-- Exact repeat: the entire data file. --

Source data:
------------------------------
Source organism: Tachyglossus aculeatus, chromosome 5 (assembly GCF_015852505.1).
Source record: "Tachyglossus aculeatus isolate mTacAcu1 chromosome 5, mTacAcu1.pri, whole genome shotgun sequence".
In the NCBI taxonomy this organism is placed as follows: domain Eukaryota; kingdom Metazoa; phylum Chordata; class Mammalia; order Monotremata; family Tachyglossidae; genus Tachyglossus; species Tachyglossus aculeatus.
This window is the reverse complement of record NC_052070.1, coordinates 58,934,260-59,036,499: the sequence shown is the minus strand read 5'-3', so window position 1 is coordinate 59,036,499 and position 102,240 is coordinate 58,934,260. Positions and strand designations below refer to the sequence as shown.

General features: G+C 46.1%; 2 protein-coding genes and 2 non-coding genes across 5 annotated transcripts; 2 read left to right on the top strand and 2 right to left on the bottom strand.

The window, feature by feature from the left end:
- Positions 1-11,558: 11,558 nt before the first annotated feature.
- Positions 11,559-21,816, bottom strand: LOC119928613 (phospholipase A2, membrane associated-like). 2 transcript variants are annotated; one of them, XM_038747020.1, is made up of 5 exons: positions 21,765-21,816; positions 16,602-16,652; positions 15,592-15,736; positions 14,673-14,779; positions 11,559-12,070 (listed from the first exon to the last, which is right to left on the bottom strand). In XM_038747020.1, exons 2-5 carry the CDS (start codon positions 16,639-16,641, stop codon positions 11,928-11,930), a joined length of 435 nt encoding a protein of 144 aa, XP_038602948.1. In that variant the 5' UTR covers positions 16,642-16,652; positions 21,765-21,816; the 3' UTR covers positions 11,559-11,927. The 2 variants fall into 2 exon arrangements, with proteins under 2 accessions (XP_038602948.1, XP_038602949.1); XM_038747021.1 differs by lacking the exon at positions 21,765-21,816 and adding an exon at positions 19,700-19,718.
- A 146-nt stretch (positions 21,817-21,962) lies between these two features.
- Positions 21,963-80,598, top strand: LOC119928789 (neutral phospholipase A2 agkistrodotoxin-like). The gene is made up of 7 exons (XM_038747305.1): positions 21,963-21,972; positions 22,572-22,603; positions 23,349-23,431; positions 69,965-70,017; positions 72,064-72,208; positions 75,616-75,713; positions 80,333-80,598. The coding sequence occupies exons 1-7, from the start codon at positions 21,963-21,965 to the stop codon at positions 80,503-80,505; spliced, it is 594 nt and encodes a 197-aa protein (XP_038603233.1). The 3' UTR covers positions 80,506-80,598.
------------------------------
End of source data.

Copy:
Source organism: Tachyglossus aculeatus, chromosome 5 (assembly GCF_015852505.1).
Source record: "Tachyglossus aculeatus isolate mTacAcu1 chromosome 5, mTacAcu1.pri, whole genome shotgun sequence".
In the NCBI taxonomy this organism is placed as follows: domain Eukaryota; kingdom Metazoa; phylum Chordata; class Mammalia; order Monotremata; family Tachyglossidae; genus Tachyglossus; species Tachyglossus aculeatus.
This window is the reverse complement of record NC_052070.1, coordinates 58,934,260-59,036,499: the sequence shown is the minus strand read 5'-3', so window position 1 is coordinate 59,036,499 and position 102,240 is coordinate 58,934,260. Positions and strand designations below refer to the sequence as shown.

General features: G+C 46.1%; 2 protein-coding genes and 2 non-coding genes across 5 annotated transcripts; 2 read left to right on the top strand and 2 right to left on the bottom strand.

The window, feature by feature from the left end:
- Positions 1-11,558: 11,558 nt before the first annotated feature.
- Positions 11,559-21,816, bottom strand: LOC119928613 (phospholipase A2, membrane associated-like). 2 transcript variants are annotated; one of them, XM_038747020.1, is made up of 5 exons: positions 21,765-21,816; positions 16,602-16,652; positions 15,592-15,736; positions 14,673-14,779; positions 11,559-12,070 (listed from the first exon to the last, which is right to left on the bottom strand). In XM_038747020.1, exons 2-5 carry the CDS (start codon positions 16,639-16,641, stop codon positions 11,928-11,930), a joined length of 435 nt encoding a protein of 144 aa, XP_038602948.1. In that variant the 5' UTR covers positions 16,642-16,652; positions 21,765-21,816; the 3' UTR covers positions 11,559-11,927. The 2 variants fall into 2 exon arrangements, with proteins under 2 accessions (XP_038602948.1, XP_038602949.1); XM_038747021.1 differs by lacking the exon at positions 21,765-21,816 and adding an exon at positions 19,700-19,718.
- A 146-nt stretch (positions 21,817-21,962) lies between these two features.
- Positions 21,963-80,598, top strand: LOC119928789 (neutral phospholipase A2 agkistrodotoxin-like). The gene is made up of 7 exons (XM_038747305.1): positions 21,963-21,972; positions 22,572-22,603; positions 23,349-23,431; positions 69,965-70,017; positions 72,064-72,208; positions 75,616-75,713; positions 80,333-80,598. The coding sequence occupies exons 1-7, from the start codon at positions 21,963-21,965 to the stop codon at positions 80,503-80,505; spliced, it is 594 nt and encodes a 197-aa protein (XP_038603233.1). The 3' UTR covers positions 80,506-80,598.